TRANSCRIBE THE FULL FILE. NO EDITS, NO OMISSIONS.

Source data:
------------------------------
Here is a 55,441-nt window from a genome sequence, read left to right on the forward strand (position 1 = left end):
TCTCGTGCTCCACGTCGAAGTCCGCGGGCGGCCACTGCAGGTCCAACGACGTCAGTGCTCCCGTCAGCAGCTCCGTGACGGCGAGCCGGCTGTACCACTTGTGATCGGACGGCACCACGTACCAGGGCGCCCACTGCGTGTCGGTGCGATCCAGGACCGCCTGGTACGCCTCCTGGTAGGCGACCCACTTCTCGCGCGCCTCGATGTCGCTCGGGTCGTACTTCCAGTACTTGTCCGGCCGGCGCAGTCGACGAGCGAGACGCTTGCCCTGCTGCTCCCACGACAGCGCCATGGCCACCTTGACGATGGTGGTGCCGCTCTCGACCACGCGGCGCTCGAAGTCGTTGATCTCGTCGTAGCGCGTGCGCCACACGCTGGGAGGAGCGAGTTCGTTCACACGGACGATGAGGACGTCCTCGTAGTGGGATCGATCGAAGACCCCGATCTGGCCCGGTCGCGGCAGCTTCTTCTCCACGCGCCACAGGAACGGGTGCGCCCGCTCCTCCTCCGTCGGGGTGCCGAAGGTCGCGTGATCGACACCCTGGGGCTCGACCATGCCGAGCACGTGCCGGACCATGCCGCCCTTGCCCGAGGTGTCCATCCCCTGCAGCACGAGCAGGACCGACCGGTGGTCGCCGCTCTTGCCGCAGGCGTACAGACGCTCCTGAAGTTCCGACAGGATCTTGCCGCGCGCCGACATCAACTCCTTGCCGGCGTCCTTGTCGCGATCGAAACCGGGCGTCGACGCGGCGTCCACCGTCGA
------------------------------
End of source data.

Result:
Here is a 55,441-nt window from a genome sequence, read left to right on the forward strand (position 1 = left end):
TCTCGTGCTCCACGTCGAAGTCCGCGGGCGGCCACTGCAGGTCCAACGACGTCAGTGCTCCCGTCAGCAGCTCCGTGACGGCGAGCCGGCTGTACCACTTGTGATCGGACGGCACCACGTACCAGGGCGCCCACTGCGTGTCGGTGCGATCCAGGACCGCCTGGTACGCCTCCTGGTAGGCGACCCACTTCTCGCGCGCCTCGATGTCGCTCGGGTCGTACTTCCAGTACTTGTCCGGCCGGCGCAGTCGACGAGCGAGACGCTTGCCCTGCTGCTCCCACGACAGCGCCATGGCCACCTTGACGATGGTGGTGCCGCTCTCGACCACGCGGCGCTCGAAGTCGTTGATCTCGTCGTAGCGCGTGCGCCACACGCTGGGAGGAGCGAGTTCGTTCACACGGACGATGAGGACGTCCTCGTAGTGGGATCGATCGAAGACCCCGATCTGGCCCGGTCGCGGCAGCTTCTTCTCCACGCGCCACAGGAACGGGTGCGCCCGCTCCTCCTCCGTCGGGGTGCCGAAGGTCGCGTGATCGACACCCTGGGGCTCGACCATGCCGAGCACGTGCCGGACCATGCCGCCCTTGCCCGAGGTGTCCATCCCCTGCAGCACGAGCAGGACCGACCGGTGGTCGCCGCTCTTGCCGCAGGCGTACAGACGCTCCTGAAGTTCCGACAGGATCTTGCCGCGCGCCGACATCAACTCCTTGCCGGCGTCCTTGTCGCGATCGAAACCGGGCGTCGACGCGGCGTCCACCGTCGA